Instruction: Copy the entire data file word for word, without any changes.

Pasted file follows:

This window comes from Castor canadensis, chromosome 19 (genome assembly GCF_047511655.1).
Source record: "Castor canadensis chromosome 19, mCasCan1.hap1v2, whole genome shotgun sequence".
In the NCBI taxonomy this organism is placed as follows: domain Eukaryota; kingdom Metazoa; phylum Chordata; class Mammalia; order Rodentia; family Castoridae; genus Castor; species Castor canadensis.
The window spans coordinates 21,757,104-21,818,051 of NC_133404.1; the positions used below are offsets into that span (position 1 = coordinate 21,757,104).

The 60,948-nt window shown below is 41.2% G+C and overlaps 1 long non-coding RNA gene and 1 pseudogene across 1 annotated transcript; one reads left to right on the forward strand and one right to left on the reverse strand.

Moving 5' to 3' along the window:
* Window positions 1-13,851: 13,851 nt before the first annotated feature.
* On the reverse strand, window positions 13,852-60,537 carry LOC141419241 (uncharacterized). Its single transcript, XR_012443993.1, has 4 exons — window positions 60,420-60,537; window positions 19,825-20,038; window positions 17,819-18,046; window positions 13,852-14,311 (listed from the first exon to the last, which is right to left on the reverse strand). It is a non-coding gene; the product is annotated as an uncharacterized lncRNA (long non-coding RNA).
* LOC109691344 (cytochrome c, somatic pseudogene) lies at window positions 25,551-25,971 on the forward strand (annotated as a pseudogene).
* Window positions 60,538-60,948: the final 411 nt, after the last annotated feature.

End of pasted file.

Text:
This window comes from Castor canadensis, chromosome 19 (genome assembly GCF_047511655.1).
Source record: "Castor canadensis chromosome 19, mCasCan1.hap1v2, whole genome shotgun sequence".
In the NCBI taxonomy this organism is placed as follows: domain Eukaryota; kingdom Metazoa; phylum Chordata; class Mammalia; order Rodentia; family Castoridae; genus Castor; species Castor canadensis.
The window spans coordinates 21,757,104-21,818,051 of NC_133404.1; the positions used below are offsets into that span (position 1 = coordinate 21,757,104).

The 60,948-nt window shown below is 41.2% G+C and overlaps 1 long non-coding RNA gene and 1 pseudogene across 1 annotated transcript; one reads left to right on the forward strand and one right to left on the reverse strand.

Moving 5' to 3' along the window:
* Window positions 1-13,851: 13,851 nt before the first annotated feature.
* On the reverse strand, window positions 13,852-60,537 carry LOC141419241 (uncharacterized). Its single transcript, XR_012443993.1, has 4 exons — window positions 60,420-60,537; window positions 19,825-20,038; window positions 17,819-18,046; window positions 13,852-14,311 (listed from the first exon to the last, which is right to left on the reverse strand). It is a non-coding gene; the product is annotated as an uncharacterized lncRNA (long non-coding RNA).
* LOC109691344 (cytochrome c, somatic pseudogene) lies at window positions 25,551-25,971 on the forward strand (annotated as a pseudogene).
* Window positions 60,538-60,948: the final 411 nt, after the last annotated feature.